How to be Kind (Without Being a Doormat)

This is the second article in our series about feminine virtues. See the introduction here.

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You’ve all seen the nice girl. She’s nice to everyone. If anyone asks her to do anything she’ll do it. If someone says something mean to her, she won’t say something mean back. She’ll go along with whatever everyone else wants. She desperately wants love and friendship, and she’ll do anything to get it, but somehow everyone just uses her and then leaves her. When she needs help, friendship, comfort, there is no one to turn to, though she has always been there for others.

You’ve probably also met the mean girl. She demands what she wants. If you don’t like it, you need to get out of the way. She always gets her way, if not by physical force then by criticizing, demanding, and mocking. She would like to find love and friendship (she is human after all) but her abrasive personality drives away everyone but mindless groupies she despises. When she wants help, friendship, comfort, there is no one to turn to, as she has driven away anyone she would respect enough to confide in.

Are these the only two options? Sometimes it seems like this is the story that we are being sold. There are two stereotypes: the “Liberated woman” who will stand nothing from anybody, or the “Submissive woman” who will submit to anything from anybody. If you don’t want to be one, you have to be the other.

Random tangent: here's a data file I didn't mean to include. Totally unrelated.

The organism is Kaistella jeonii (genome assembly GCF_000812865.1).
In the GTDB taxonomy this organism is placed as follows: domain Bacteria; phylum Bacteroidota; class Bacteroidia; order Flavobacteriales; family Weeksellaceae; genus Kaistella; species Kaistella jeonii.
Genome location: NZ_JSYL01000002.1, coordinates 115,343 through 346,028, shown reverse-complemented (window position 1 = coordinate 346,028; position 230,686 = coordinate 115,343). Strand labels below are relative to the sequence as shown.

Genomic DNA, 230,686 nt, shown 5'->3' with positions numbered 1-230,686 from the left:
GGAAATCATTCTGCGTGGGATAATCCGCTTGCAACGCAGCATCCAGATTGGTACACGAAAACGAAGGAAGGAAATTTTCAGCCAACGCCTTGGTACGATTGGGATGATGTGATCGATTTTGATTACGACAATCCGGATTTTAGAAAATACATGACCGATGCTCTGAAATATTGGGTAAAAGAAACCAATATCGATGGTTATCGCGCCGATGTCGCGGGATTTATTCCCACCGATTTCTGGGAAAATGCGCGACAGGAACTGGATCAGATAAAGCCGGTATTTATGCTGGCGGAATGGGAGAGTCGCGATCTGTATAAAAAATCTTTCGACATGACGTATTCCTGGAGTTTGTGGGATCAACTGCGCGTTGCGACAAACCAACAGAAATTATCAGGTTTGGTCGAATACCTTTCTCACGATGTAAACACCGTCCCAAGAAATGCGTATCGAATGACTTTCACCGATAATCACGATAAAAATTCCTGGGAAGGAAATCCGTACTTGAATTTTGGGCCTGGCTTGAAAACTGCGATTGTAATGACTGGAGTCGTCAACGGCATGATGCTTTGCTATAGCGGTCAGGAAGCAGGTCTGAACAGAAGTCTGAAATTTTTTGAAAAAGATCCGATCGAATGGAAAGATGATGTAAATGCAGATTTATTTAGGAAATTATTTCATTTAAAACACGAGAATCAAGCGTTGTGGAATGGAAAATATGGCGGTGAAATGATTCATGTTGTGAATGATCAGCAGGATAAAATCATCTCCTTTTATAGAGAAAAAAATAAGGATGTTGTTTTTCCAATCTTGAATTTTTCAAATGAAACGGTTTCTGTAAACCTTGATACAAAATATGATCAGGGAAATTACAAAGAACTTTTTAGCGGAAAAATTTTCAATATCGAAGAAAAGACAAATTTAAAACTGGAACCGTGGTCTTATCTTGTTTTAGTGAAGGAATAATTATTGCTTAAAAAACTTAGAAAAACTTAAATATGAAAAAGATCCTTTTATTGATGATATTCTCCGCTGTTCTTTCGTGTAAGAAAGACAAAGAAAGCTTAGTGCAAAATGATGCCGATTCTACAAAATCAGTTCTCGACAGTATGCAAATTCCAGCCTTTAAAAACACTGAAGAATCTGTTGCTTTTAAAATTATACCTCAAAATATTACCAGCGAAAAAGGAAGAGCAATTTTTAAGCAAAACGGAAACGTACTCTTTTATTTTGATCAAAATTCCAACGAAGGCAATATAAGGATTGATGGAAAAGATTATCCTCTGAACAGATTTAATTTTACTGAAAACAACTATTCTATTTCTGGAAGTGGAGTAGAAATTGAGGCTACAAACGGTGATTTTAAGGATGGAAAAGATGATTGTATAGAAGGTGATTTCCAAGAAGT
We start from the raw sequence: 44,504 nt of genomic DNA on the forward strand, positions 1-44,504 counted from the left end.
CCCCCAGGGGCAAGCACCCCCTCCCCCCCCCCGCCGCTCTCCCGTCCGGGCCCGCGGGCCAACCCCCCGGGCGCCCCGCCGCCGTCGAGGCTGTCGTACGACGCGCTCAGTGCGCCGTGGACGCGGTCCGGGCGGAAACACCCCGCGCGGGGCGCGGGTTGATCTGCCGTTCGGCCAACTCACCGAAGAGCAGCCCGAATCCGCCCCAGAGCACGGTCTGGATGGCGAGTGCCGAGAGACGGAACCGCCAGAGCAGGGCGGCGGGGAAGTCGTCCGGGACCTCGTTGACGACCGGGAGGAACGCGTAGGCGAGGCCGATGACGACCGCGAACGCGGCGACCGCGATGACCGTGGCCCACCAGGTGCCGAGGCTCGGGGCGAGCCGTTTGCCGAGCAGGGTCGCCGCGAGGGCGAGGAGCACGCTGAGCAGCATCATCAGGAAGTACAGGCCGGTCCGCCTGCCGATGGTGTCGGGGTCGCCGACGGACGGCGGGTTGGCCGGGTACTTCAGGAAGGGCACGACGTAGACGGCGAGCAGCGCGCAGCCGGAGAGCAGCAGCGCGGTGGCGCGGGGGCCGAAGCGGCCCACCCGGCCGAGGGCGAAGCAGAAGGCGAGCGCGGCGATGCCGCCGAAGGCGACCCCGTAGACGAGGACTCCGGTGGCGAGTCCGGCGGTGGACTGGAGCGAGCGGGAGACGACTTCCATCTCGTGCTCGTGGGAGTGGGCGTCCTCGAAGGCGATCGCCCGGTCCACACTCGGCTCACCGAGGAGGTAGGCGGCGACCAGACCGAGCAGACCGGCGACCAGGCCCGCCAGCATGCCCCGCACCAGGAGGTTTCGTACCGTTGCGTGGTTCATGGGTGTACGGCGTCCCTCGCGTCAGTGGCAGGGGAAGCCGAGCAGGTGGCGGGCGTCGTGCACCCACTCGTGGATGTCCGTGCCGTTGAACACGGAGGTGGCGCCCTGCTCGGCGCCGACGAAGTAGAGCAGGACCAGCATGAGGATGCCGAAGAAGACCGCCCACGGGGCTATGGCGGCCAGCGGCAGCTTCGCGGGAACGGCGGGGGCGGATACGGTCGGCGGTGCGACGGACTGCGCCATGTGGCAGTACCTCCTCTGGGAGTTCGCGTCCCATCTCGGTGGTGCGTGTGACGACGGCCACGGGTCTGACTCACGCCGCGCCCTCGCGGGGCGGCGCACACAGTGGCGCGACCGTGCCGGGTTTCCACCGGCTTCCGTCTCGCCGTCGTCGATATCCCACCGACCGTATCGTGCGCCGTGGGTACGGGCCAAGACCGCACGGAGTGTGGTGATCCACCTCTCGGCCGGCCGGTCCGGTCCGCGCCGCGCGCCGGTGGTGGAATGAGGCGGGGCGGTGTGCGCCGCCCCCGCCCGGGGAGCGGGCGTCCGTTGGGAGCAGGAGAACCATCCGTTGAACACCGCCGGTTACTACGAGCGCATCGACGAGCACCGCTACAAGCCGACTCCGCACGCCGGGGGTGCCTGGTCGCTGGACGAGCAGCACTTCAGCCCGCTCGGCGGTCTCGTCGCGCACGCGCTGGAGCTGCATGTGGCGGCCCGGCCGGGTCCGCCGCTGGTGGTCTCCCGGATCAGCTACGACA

But what if I don’t want to be either? What if I want to have real true friends, both men and women? What if I want life to be pleasant both for myself and those around me? Isn’t there another option? There must be….

First of all, let’s look at the two stereotypes we have presented, and see what’s really going on.

The Nice Girl

The nice girl on the surface seems about as close to saintly perfection as it is possible to be. But if she is, and virtue leads to happiness as Aristotle says, then why isn’t she happy? She’s always nice to everyone, she wants everyone else to be happy—so far so good. They say happiness comes from making others happy, so she should be positively delirious with joy… But she’s not. She cries, she’s frustrated, she might end up with a nervous breakdown. And the people around her aren’t necessarily actually happy either.

The submissive girl’s difficulty is that she has no inner sense of what is her due, and what is her identity. She wants to love and be loved, like and be liked, but she has no respect for herself. Her sense of self-worth comes from being of use to others, being approved by others, being loved or liked by others. Because her self-worth is founded on this unstable ground, she is terrified of saying no to anyone. If she says no, they might not like her anymore. Wendy Shallit in her book Girls Gone Mild, tells stories of girls who give sexual favors they would prefer not to give, get in cars with drunk drivers, and are generally completely incapable of saying no to a man for fear that they will be rejected, either by the men or by society. They bend over backward to give people exactly what they want, whether it is good for them or not.